9. The Critical Engineer notes that written code expands into social and psychological realms, regulating behavior between people and the machines they interact with. By understanding this, the Critical Engineer seeks to reconstruct user-constraints and social action through means of digital excavation.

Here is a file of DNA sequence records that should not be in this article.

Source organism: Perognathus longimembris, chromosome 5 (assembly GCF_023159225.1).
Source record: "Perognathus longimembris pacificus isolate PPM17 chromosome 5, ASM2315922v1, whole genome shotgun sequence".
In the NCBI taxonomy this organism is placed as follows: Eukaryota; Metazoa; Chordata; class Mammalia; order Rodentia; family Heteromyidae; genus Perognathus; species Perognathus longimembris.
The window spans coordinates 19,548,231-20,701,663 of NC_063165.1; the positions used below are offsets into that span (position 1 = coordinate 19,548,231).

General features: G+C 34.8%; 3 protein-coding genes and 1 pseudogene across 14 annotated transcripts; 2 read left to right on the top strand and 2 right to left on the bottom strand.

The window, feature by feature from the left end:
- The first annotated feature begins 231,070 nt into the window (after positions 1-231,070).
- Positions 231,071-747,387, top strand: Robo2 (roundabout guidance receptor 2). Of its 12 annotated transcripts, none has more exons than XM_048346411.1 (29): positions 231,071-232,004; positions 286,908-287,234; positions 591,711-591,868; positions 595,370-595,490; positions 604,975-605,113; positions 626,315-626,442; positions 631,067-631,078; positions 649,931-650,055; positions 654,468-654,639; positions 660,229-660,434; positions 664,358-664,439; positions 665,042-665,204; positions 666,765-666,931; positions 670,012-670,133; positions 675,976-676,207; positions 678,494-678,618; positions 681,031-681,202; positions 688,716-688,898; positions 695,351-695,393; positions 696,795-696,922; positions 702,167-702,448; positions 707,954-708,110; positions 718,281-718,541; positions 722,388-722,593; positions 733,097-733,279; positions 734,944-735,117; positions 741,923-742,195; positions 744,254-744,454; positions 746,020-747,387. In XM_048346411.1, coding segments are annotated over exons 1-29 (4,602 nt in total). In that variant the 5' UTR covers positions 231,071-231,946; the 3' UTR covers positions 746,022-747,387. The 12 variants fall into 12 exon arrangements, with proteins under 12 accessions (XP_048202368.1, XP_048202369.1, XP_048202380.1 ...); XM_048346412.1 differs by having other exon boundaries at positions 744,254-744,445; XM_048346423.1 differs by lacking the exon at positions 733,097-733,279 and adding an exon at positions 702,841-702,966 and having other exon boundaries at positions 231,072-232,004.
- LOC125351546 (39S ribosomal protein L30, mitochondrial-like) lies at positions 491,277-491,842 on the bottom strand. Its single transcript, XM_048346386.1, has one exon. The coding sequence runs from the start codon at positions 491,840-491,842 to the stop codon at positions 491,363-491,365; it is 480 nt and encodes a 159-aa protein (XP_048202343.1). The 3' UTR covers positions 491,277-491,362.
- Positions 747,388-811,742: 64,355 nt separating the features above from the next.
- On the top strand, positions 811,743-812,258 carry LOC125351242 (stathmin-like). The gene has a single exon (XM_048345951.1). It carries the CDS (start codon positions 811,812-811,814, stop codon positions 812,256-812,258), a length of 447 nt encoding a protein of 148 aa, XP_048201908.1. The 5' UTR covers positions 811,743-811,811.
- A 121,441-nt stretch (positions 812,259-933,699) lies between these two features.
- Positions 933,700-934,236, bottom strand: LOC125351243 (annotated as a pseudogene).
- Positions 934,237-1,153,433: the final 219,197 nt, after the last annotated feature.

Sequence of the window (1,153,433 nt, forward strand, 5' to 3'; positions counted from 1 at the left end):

As someone seeking to use code add interactivity as a medium for artwork it is crucial for me to learn how to push these systems constructed in computer science of pure, applied, logic and math. To learn how to use code as a foundation to explore, express, and question the nature of ideas in much the same way paint or clay would be used. This is the main idea that stands out to me in the quote above when compared to the 10 other items in the manifesto, the idea that it is vital to understand the scope of your work and its effect on others both individually and within a system or institution. Some hypothetical examples of this need to consider scope maybe being some perfectly realistic simulation created solely to push the boundaries of what is possible technically. A simulation like this would be amazing in terms of technology but what must also be considered is what kind of effects something like a perfect, indistinguishable-from-life simulation, would have on the human psyche or society in general. What would we not need anymore? Would things like travel lose significance? It is always important to keep scope in mind.